The Virginia Legislative Black Caucus has asked Gov. Ralph Northam to abandon his plan to reopen most of Virginia on Friday, saying a premature reopening would make black and brown Virginians “guinea pigs for our economy.”
The Black Caucus, made up of 23 Democratic state lawmakers, formally registered its opposition to Northam’s proposed timeline in a letter to the governor released Wednesday.
The group said that racial disparities in health care and economic opportunity have been exacerbated by the coronavirus pandemic, with communities of color performing many essential jobs and seeing disproportionate infection rates.
“Throughout our country’s history, black and brown people have been experimented on and used as unwilling test subjects before — we cannot allow that to be repeated here,” the caucus wrote in a letter signed by its chairman Del. Lamont Bagby, D-Henrico.
The letter from black lawmakers could intensify the political pressure Northam faces as he weighs how to begin allowing some businesses and churches to reopen during a public health crisis that has led to 927 deaths in Virginia.
In response to the letter, the governor’s office said Northam is “deeply appreciative of the Legislative Black Caucus and values their close partnership with him and his administration as we respond to this crisis.”
“He continues to be guided by public health, data and the CDC guidelines,” said Northam spokeswoman Alena Yarmosky. “He is absolutely committed to moving forward in a safe, gradual manner that protects all Virginians, particularly low-income individuals, essential workers and communities of color.”
Though the governor had announced a phased reopening could begin at the end of this week, leaders in Northern Virginia, the state’s most populous region that’s been hit with the most COVID-19 cases, said it was too early for their communities to reopen. The governor carved out an exception allowing Northern Virginia to keep shutdown rules in place for another two weeks, but he appears to be sticking with his plan to allow the rest of the state to begin reopening Friday.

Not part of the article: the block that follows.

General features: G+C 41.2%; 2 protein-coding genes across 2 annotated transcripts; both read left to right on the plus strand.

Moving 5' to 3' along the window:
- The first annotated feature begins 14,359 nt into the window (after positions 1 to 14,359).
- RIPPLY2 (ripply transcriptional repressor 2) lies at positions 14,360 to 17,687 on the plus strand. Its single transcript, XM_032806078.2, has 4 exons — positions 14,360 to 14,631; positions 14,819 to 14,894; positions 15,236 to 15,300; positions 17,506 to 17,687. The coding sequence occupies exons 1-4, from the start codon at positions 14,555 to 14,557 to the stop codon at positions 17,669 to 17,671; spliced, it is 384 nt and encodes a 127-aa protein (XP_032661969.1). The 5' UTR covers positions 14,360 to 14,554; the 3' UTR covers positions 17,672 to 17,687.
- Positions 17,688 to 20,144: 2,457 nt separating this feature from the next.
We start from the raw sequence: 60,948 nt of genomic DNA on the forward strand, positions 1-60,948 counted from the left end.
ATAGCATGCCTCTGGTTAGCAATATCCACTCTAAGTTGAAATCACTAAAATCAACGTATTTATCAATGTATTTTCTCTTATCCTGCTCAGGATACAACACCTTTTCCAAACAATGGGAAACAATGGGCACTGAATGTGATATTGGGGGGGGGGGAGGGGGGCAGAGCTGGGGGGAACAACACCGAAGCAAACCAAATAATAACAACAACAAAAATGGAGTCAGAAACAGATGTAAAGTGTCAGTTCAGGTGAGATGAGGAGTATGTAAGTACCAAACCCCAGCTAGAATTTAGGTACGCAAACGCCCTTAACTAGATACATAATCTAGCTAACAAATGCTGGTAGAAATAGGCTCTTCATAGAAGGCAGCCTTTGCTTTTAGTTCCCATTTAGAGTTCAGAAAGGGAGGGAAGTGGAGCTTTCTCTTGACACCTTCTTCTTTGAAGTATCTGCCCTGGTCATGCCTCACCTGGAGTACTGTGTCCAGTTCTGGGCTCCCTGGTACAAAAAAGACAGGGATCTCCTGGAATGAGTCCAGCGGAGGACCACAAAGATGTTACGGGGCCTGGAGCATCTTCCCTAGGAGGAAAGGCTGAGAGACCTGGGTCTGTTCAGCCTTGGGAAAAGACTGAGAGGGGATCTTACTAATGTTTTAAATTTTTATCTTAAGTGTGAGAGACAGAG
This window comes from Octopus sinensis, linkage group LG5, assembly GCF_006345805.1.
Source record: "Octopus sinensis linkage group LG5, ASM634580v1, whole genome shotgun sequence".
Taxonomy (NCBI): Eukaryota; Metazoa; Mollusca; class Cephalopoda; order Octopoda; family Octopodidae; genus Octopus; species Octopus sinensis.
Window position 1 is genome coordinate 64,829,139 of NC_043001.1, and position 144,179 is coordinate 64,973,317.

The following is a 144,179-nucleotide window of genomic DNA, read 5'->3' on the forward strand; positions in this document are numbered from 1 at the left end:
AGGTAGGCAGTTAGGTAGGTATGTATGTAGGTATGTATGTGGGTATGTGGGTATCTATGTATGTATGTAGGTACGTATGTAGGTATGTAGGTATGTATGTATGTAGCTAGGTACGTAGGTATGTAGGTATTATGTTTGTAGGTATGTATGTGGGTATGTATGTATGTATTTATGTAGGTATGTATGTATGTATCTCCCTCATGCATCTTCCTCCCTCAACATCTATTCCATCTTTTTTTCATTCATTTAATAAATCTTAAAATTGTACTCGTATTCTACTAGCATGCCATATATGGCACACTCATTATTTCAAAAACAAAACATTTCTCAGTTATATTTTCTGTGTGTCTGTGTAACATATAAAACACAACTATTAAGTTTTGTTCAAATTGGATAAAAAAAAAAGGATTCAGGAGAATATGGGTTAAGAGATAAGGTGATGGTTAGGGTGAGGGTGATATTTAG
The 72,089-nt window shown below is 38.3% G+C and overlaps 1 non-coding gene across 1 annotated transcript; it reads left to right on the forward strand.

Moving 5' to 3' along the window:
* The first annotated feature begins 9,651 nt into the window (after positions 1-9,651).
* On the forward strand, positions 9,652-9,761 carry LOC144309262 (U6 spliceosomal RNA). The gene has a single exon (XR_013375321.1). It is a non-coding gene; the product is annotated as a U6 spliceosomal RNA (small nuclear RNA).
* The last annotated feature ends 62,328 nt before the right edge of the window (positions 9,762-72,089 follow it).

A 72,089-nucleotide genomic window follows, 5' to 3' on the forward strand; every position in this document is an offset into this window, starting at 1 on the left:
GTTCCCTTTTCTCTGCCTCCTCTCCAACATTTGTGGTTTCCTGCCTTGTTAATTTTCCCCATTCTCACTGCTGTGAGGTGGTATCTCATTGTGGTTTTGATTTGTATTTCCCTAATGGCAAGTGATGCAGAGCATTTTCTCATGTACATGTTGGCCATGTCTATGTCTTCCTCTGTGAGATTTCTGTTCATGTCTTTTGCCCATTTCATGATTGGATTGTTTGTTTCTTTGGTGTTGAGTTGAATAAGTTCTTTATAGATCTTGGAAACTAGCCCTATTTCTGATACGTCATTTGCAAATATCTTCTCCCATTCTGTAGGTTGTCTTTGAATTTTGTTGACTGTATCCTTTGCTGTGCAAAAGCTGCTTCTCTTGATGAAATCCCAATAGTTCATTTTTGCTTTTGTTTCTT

Richmond Mayor Levar Stoney has also said he’s considering asking for a delayed reopening for his city, where 16 of the 18 people believed to have died from COVID-19 were African Americans, according to the Richmond Times-Dispatch.
Republican state lawmakers and some business groups have pushed the governor to lift shutdown restrictions sooner, arguing a prolonged lockdown could be ruinous to too many Virginians’ livelihoods.
The coronavirus crisis hit roughly a year after Northam’s political career was imperiled by the scandal over a racist photo that appeared on the governor’s 1984 medical school yearbook page. As he’s tried to recover and move on from the episode, Northam has put a particular emphasis on paying close attention to the concerns of black communities and their representatives.
The Black Caucus said concerns over worker safety it had raised with the governor in a prior letter last week “remain unaddressed.”
“Reopening now will not only increase the incidence of COVID-19 exposure to these workers, who remain unprotected and ill-supported, but will also increase the negative economic pressures that they are already experiencing,” the Black Caucus wrote.
The Black Caucus’s letter seemed to overstate trends in coronavirus cases in Georgia, one of the first states to begin reopening. Though the letter said Georgia has seen a “huge spike” in cases since reopening, a recent analysis by the news outlet Axios showed the number of new cases in Georgia has declined when comparing seven-day averages week-to-week.
Pointing to spiking unemployment claims, the caucus said reopening could further disrupt that system, pushing “Virginians who have already fallen through the cracks of our system to only fall deeper.”
“The VLBC is opposed to reopening this Friday in the absence of adequate medical, economic and workplace infrastructure,” the caucus wrote. “We request that you respond to these concerns with an equity-focused plan addressing the issues raised prior to moving forward with Phase One. We particularly ask for a plan that explicitly considers and confronts current and potential growth in racial disparities, and the needs and safety of underserved and vulnerable populations in Virginia.”